Dorsey Addicks may not need that little reminder in her mirror anymore.
Addicks, who has finished runner-up at the last two Montana Women's State Amateur tournaments, fired a 4-under-par 68 to open up a five-shot lead over Katy Peterson during a blustery first round at Canyon River Golf Club.
The Seattle University junior dropped four birdie putts and added an eagle on a day when swirling winds affected every aspect of the game and made low scores improbable. Not only was Addicks' performance the only round in the 60s, it was also the only round to break par.
"I played really well and I think I handled the wind really well," Addicks said.
And she may have put herself in position to remove the daily reminder she attached to her mirror during the fall.
Following her round, Addicks revealed that she set a goal during the fall of winning her first state amateur and wrote it on a piece of paper and wedged it into her mirror to serve as motivation.
Safe to say it worked.
Addicks opened with five straight pars before making eagle on the 462-yard par-5 sixth hole to get to 2-under before making the turn. She then added a birdie at No. 10.
With the wind blowing in on the long par 5 11th hole, Addicks pushed her drive but still ended up making bogey. Though it brought her back to 2-under, it didn't do as much damage as it could have and served as a microcosm of the Gallatin Gateway product's afternoon.
Despite finding just six fairways, Addicks hit 16 of 18 greens and needed just 29 putts on her way to the low round of the day.
"The main point today was that I was confident with every shot I hit, especially when the wind picked up," Addicks said. "If you aren't confident over the shot with the wind you're not going to hit the green."
She added back-to-back birdies at Nos. 14 and 15 and nearly eagled the 475-yard par-5 18th.
Playing again from the rough, Addicks' approach rolled into a deep swell 10 yards short of the green. Playing mostly blind into the flag, her chip hit the the cup and bounced out, leaving a short tap-in for her fourth birdie.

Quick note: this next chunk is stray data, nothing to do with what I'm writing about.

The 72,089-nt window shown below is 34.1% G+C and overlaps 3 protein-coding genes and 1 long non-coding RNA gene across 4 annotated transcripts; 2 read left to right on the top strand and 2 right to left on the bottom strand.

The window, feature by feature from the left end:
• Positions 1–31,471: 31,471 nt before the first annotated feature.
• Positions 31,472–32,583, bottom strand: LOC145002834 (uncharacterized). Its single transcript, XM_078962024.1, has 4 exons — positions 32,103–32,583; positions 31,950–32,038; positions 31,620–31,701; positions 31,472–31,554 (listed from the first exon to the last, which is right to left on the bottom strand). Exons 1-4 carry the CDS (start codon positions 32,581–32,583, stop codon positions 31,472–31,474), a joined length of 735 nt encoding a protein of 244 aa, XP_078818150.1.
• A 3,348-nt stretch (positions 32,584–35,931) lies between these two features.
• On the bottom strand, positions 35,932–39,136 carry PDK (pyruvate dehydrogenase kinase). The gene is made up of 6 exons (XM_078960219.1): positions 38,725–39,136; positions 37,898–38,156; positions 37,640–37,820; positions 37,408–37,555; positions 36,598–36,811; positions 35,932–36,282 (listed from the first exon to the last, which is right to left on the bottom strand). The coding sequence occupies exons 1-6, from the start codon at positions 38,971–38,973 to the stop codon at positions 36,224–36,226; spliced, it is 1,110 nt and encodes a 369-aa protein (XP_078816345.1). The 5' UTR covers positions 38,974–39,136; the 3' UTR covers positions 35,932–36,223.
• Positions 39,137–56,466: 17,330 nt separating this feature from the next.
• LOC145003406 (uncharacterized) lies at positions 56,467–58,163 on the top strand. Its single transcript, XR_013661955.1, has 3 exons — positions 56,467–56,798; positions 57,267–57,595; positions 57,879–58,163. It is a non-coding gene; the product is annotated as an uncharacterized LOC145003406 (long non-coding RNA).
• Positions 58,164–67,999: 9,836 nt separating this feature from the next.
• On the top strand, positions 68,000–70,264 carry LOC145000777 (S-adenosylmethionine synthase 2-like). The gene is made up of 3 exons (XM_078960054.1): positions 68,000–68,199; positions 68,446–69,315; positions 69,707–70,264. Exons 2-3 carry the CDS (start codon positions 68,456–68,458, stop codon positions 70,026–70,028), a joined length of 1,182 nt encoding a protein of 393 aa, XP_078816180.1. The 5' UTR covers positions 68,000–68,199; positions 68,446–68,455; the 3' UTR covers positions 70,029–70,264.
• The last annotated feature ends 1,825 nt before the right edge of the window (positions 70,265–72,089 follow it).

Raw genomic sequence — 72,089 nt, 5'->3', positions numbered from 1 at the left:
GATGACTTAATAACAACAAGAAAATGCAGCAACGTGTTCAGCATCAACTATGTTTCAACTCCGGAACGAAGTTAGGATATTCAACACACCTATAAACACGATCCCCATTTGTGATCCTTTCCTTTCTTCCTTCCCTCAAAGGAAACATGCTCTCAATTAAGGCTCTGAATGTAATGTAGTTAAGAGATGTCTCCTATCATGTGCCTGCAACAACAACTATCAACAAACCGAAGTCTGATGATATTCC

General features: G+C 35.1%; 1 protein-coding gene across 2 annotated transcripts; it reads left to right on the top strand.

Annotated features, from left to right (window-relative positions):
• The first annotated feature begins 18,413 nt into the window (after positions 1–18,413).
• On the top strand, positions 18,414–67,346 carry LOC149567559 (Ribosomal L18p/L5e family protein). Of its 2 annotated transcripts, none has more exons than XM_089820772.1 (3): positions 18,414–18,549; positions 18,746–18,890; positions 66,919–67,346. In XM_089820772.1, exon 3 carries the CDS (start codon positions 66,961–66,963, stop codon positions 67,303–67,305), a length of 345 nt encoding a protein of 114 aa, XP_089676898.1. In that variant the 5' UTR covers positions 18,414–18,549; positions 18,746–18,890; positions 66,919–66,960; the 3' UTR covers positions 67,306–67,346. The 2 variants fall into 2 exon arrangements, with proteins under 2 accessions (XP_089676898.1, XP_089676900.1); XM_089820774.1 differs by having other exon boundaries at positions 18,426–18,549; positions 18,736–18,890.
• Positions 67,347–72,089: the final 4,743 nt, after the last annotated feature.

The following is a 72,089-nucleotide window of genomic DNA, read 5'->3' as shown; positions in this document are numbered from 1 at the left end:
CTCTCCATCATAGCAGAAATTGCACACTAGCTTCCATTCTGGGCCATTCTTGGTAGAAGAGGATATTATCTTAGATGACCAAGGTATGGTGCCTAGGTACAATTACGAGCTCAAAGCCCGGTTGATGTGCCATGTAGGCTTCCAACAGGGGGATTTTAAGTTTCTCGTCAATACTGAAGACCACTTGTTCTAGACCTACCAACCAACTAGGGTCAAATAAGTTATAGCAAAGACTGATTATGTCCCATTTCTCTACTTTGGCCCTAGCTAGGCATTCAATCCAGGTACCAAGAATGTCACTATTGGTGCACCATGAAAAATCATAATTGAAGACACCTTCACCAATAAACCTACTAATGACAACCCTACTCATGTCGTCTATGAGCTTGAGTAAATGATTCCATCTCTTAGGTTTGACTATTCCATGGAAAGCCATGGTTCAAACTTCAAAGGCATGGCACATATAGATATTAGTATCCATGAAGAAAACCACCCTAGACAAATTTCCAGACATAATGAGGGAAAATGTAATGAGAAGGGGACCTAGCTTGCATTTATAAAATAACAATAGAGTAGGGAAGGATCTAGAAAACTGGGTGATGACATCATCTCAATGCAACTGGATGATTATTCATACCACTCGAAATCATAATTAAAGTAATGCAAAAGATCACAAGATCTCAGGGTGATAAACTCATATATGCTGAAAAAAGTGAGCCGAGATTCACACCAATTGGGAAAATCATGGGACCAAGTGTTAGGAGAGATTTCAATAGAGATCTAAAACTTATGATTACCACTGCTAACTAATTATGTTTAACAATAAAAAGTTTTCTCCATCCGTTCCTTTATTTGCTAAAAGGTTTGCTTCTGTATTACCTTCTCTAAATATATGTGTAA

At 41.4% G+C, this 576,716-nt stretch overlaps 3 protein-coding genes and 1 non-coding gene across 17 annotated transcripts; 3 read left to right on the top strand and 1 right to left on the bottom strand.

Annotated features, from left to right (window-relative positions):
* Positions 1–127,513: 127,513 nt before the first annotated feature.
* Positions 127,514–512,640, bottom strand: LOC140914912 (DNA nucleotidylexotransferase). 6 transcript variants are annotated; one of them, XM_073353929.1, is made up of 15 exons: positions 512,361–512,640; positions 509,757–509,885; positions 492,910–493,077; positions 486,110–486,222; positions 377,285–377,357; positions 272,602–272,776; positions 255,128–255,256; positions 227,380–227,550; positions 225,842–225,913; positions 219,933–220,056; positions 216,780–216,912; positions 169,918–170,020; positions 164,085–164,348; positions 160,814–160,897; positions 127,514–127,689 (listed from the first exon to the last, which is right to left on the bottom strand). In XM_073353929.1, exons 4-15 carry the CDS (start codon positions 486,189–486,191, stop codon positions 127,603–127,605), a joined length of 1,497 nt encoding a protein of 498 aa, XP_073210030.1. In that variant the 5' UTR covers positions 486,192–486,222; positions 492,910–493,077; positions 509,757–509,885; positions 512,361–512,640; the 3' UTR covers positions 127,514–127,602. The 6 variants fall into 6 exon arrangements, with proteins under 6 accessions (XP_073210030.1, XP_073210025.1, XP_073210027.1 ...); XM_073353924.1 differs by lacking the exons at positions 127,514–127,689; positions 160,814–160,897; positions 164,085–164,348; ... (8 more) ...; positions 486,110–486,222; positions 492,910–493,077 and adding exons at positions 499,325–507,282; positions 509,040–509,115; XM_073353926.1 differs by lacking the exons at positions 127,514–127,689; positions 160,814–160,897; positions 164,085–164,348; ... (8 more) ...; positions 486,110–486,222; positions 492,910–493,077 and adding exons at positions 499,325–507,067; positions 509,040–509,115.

"I couldn't see the hole and I didn't realize it was that close to going in," she said. "I was just trying to get it close and make a birdie putt. ... I jokingly said (to her dad, and caddie), 'Hey I can't miss anything today.'
"It would have been cool for it to go in, but I'm not going to be greedy."
Especially not on a day when the winds caused most golfers to second-guess their decisions.
Cathie Williamson, who played in a foursome with Addicks, reigning champion Kyla Clancy and Missoula product Maggie Crippen, said on one par 3 she grabbed one club, and then set it down in favor of another before returning to her original choice.
"You have to be very confident about what you're hitting, and it makes it really tough," said Williamson, who is in a tie for eighth after a 6-over 78.
The winds pestered the group throughout the day, but really became a problem on the back nine when it shifted direction with almost every hole, principally the closing four.
Williamson was accurate off the tee, but like most of the field had trouble attacking pins. Addicks mentioned that getting approaches to spin and grab Canyon Rivers' greens was almost impossible.
It was on those greens where Clancy, who admitted to having nerves as she began defense of her title, found most of her trouble. She narrowly missed five birdie putts and had to settle for par.
"My score doesn't reflect my stats. My stats were pretty bad for what I scored," said Clancy, who also shot a 78.
Crippen finished a shot back of Williamson and Clancy at 7-over.
"I need to step up my game tomorrow if I want to have a chance on Thursday and I think that everyone in the field feels that way," Crippen said in a text message to the Missoulian.
Though Addicks' 68 opened a sizeable advantage heading into Day 2, the veteran Williamson said she doesn't believe it will alter the way most of the field will play Wednesday.
"You always play against the golf course," Williamson said. "She played so solid today and she looks really, really good. It's going to be tough to get close to her, I think, but it's golf, anything can happen."